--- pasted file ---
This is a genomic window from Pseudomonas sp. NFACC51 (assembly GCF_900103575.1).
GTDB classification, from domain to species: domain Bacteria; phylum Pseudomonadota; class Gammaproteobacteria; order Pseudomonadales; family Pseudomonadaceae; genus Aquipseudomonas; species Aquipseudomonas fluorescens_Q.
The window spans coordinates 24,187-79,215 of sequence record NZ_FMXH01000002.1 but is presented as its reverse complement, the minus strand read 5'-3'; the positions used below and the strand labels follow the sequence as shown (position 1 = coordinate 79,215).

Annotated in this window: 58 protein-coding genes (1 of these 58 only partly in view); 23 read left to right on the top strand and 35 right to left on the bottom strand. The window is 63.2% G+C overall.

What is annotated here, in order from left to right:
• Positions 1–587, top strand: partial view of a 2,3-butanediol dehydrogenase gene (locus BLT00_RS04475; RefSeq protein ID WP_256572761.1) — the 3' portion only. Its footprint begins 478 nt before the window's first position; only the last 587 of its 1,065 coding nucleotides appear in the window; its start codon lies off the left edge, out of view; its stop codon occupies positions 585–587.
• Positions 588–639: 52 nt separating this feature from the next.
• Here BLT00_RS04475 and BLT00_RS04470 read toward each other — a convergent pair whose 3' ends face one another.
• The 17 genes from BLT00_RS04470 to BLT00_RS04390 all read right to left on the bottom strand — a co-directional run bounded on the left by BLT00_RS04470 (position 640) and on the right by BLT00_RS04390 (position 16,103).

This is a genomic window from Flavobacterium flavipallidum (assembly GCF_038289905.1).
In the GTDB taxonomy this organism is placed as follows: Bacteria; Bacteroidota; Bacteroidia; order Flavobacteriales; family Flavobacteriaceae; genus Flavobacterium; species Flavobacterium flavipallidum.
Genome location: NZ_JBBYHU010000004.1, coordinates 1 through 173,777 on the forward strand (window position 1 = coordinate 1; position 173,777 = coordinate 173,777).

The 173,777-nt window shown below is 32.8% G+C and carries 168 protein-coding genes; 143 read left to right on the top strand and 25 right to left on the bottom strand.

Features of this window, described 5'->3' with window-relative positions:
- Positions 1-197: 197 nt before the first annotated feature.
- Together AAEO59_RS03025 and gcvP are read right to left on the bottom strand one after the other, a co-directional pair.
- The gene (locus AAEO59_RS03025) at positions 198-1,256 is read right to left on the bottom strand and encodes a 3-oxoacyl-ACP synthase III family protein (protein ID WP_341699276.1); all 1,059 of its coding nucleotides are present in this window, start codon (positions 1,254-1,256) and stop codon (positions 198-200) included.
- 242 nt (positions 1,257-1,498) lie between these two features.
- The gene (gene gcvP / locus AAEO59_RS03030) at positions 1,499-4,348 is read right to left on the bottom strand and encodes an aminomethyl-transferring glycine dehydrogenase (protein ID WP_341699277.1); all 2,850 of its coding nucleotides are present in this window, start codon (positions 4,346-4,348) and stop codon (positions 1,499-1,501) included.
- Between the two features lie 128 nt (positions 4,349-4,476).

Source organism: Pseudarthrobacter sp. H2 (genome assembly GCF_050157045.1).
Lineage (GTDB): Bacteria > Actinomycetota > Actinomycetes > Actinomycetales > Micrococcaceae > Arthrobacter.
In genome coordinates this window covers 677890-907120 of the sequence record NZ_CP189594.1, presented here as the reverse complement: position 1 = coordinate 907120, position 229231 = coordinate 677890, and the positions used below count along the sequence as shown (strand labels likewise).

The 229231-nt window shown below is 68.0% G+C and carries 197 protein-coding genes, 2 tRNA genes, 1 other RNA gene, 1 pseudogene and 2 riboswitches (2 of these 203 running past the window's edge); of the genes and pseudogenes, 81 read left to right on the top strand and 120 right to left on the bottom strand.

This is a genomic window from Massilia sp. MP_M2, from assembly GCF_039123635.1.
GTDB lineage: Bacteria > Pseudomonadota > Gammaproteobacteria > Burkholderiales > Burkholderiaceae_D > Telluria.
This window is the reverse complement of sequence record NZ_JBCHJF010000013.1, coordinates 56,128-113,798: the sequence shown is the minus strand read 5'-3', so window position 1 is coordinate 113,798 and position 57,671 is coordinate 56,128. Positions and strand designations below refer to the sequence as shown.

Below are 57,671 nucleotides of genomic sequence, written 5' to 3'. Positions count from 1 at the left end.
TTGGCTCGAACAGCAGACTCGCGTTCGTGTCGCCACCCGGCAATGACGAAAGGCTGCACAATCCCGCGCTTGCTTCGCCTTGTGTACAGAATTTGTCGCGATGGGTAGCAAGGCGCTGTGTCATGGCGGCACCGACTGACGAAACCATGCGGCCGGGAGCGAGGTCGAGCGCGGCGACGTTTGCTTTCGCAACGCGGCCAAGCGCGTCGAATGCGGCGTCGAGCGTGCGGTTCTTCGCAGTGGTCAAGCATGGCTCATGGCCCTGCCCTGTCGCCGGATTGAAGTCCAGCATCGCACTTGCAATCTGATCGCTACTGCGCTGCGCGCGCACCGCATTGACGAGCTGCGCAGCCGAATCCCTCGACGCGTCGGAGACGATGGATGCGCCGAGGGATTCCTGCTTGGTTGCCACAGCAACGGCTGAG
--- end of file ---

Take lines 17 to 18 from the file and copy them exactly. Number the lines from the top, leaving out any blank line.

- The gene (locus AAEO59_RS03025) at positions 198-1,256 is read right to left on the bottom strand and encodes a 3-oxoacyl-ACP synthase III family protein (protein ID WP_341699276.1); all 1,059 of its coding nucleotides are present in this window, start codon (positions 1,254-1,256) and stop codon (positions 198-200) included.
- 242 nt (positions 1,257-1,498) lie between these two features.